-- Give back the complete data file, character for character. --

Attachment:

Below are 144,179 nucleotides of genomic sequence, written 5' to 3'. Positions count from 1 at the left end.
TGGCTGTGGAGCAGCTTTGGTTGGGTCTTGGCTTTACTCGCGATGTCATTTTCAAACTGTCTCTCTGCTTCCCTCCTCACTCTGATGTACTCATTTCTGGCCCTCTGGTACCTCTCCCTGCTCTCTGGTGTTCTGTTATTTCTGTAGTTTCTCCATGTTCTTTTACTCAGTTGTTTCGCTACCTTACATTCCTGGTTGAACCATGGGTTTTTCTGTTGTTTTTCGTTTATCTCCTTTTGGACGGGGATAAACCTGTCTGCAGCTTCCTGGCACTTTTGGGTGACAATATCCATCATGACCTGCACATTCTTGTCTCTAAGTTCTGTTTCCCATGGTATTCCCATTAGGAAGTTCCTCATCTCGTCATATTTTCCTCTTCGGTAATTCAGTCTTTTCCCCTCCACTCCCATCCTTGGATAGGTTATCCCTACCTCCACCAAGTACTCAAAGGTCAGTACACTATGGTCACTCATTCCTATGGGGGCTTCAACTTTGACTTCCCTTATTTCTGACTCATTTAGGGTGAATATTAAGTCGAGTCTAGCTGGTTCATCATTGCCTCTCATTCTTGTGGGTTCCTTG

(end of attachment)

Below are 144,179 nucleotides of genomic sequence, written 5' to 3'. Positions count from 1 at the left end.
TGGCTGTGGAGCAGCTTTGGTTGGGTCTTGGCTTTACTCGCGATGTCATTTTCAAACTGTCTCTCTGCTTCCCTCCTCACTCTGATGTACTCATTTCTGGCCCTCTGGTACCTCTCCCTGCTCTCTGGTGTTCTGTTATTTCTGTAGTTTCTCCATGTTCTTTTACTCAGTTGTTTCGCTACCTTACATTCCTGGTTGAACCATGGGTTTTTCTGTTGTTTTTCGTTTATCTCCTTTTGGACGGGGATAAACCTGTCTGCAGCTTCCTGGCACTTTTGGGTGACAATATCCATCATGACCTGCACATTCTTGTCTCTAAGTTCTGTTTCCCATGGTATTCCCATTAGGAAGTTCCTCATCTCGTCATATTTTCCTCTTCGGTAATTCAGTCTTTTCCCCTCCACTCCCATCCTTGGATAGGTTATCCCTACCTCCACCAAGTACTCAAAGGTCAGTACACTATGGTCACTCATTCCTATGGGGGCTTCAACTTTGACTTCCCTTATTTCTGACTCATTTAGGGTGAATATTAAGTCGAGTCTAGCTGGTTCATCATTGCCTCTCATTCTTGTGGGTTCCTTG